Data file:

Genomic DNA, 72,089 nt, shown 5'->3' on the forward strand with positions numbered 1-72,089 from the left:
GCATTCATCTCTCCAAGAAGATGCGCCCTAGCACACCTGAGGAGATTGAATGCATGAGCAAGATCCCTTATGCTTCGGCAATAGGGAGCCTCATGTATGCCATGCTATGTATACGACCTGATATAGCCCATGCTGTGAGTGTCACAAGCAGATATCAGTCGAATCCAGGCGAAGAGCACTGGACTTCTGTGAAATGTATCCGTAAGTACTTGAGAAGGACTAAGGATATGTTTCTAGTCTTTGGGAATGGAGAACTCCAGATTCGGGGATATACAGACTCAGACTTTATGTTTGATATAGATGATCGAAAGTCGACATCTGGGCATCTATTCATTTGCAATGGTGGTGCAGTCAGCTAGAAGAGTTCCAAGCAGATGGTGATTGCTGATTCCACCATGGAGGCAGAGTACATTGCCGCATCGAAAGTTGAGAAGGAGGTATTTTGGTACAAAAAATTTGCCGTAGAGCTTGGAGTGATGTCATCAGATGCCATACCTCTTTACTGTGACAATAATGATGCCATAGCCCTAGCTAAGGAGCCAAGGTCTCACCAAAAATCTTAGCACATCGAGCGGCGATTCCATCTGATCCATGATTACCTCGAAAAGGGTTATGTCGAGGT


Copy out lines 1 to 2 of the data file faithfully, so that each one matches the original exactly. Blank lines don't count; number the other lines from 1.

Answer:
Genomic DNA, 72,089 nt, shown 5'->3' on the forward strand with positions numbered 1-72,089 from the left:
GCATTCATCTCTCCAAGAAGATGCGCCCTAGCACACCTGAGGAGATTGAATGCATGAGCAAGATCCCTTATGCTTCGGCAATAGGGAGCCTCATGTATGCCATGCTATGTATACGACCTGATATAGCCCATGCTGTGAGTGTCACAAGCAGATATCAGTCGAATCCAGGCGAAGAGCACTGGACTTCTGTGAAATGTATCCGTAAGTACTTGAGAAGGACTAAGGATATGTTTCTAGTCTTTGGGAATGGAGAACTCCAGATTCGGGGATATACAGACTCAGACTTTATGTTTGATATAGATGATCGAAAGTCGACATCTGGGCATCTATTCATTTGCAATGGTGGTGCAGTCAGCTAGAAGAGTTCCAAGCAGATGGTGATTGCTGATTCCACCATGGAGGCAGAGTACATTGCCGCATCGAAAGTTGAGAAGGAGGTATTTTGGTACAAAAAATTTGCCGTAGAGCTTGGAGTGATGTCATCAGATGCCATACCTCTTTACTGTGACAATAATGATGCCATAGCCCTAGCTAAGGAGCCAAGGTCTCACCAAAAATCTTAGCACATCGAGCGGCGATTCCATCTGATCCATGATTACCTCGAAAAGGGTTATGTCGAGGT